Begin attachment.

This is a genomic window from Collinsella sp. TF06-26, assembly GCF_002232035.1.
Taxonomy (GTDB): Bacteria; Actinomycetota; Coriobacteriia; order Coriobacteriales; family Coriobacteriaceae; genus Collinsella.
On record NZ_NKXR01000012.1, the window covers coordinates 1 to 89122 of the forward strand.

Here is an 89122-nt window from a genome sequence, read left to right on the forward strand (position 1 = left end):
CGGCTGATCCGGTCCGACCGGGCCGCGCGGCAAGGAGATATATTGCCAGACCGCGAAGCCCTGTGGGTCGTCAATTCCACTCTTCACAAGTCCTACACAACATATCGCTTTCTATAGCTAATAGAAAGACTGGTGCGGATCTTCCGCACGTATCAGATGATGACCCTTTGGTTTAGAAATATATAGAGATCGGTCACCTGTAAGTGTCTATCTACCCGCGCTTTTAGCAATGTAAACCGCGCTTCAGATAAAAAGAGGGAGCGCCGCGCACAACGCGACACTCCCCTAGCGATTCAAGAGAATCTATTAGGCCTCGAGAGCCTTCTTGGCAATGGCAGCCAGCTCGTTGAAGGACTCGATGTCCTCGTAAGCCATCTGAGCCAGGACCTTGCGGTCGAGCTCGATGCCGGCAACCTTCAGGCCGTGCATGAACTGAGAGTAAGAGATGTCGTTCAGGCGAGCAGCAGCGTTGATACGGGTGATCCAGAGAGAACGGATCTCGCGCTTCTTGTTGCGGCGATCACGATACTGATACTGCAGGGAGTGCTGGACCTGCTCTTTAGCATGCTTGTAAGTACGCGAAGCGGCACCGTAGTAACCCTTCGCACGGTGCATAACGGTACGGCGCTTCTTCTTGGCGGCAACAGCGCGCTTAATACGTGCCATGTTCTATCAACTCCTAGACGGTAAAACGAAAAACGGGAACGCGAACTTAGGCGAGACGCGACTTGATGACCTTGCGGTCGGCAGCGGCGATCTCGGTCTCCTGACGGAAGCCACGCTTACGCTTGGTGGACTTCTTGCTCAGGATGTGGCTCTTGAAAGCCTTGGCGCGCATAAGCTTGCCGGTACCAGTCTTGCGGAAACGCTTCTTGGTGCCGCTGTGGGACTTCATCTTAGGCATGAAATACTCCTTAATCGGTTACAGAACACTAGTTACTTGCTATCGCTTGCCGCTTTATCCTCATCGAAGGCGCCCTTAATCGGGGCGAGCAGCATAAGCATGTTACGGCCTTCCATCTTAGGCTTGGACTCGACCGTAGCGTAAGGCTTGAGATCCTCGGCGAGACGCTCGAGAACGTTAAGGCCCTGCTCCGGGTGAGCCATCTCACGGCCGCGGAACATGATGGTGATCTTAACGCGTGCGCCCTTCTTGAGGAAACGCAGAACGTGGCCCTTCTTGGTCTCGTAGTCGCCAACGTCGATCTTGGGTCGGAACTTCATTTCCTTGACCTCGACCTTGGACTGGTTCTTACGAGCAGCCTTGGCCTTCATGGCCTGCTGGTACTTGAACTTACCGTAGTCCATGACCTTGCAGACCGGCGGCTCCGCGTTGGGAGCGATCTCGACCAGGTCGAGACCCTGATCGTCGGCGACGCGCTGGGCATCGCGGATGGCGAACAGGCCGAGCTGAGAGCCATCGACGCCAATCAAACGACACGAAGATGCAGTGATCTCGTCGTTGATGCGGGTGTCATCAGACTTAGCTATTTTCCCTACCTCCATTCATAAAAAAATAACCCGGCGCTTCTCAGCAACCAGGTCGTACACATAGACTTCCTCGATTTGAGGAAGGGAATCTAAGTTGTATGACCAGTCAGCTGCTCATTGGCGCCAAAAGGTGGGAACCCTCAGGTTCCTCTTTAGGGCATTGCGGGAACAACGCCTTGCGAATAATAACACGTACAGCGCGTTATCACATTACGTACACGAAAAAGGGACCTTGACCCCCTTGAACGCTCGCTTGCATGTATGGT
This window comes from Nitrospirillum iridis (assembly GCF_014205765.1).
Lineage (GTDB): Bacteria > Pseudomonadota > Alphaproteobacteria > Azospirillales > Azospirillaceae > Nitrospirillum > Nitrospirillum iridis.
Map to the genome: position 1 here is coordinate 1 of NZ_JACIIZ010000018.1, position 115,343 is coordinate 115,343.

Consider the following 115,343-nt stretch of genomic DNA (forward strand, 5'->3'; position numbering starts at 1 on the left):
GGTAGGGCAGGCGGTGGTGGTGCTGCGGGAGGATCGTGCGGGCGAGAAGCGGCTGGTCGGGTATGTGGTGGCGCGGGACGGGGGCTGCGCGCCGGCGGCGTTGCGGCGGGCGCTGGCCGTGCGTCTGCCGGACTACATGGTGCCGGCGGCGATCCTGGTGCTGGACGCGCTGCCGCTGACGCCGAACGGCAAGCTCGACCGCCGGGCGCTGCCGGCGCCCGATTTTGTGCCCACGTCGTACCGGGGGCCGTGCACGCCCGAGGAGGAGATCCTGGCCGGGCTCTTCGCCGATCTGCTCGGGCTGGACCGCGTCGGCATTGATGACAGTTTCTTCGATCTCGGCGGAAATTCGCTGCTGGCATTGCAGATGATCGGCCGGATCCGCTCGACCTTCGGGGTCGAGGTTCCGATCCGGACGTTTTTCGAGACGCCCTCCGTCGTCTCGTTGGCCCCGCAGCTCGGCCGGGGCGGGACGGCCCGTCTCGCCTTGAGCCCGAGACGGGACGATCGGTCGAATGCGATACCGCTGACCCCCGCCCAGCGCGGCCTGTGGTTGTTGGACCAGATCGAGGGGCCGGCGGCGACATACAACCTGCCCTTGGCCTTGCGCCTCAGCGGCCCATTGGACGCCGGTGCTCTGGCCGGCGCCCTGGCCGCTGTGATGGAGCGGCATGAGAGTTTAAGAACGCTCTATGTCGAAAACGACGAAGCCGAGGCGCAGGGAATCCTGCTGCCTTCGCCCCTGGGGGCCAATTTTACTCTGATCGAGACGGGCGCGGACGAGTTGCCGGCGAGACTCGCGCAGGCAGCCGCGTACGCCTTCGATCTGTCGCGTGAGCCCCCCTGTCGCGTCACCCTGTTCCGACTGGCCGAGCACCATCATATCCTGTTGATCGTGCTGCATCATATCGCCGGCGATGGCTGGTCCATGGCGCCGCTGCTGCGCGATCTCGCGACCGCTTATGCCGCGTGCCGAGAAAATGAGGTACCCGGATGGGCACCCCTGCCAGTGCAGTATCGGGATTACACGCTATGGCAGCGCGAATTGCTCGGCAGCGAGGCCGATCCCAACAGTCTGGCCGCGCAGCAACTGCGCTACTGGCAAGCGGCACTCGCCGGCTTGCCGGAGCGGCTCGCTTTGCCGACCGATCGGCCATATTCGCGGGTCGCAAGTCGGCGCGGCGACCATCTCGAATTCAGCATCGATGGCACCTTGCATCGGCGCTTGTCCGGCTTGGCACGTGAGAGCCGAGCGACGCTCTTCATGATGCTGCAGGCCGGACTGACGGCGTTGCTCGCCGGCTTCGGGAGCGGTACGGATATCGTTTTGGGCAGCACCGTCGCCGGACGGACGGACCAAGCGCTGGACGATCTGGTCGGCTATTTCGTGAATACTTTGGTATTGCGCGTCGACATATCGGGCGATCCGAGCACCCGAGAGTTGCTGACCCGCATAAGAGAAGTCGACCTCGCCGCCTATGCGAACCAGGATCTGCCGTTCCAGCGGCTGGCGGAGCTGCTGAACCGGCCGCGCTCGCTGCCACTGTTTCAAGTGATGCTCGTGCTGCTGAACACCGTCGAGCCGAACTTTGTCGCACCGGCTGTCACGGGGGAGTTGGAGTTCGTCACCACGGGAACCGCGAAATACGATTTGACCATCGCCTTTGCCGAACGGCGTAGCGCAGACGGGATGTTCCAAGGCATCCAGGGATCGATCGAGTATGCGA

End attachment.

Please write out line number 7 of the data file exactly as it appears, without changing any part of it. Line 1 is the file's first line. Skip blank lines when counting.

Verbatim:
Lineage (GTDB): Bacteria > Pseudomonadota > Alphaproteobacteria > Azospirillales > Azospirillaceae > Nitrospirillum > Nitrospirillum iridis.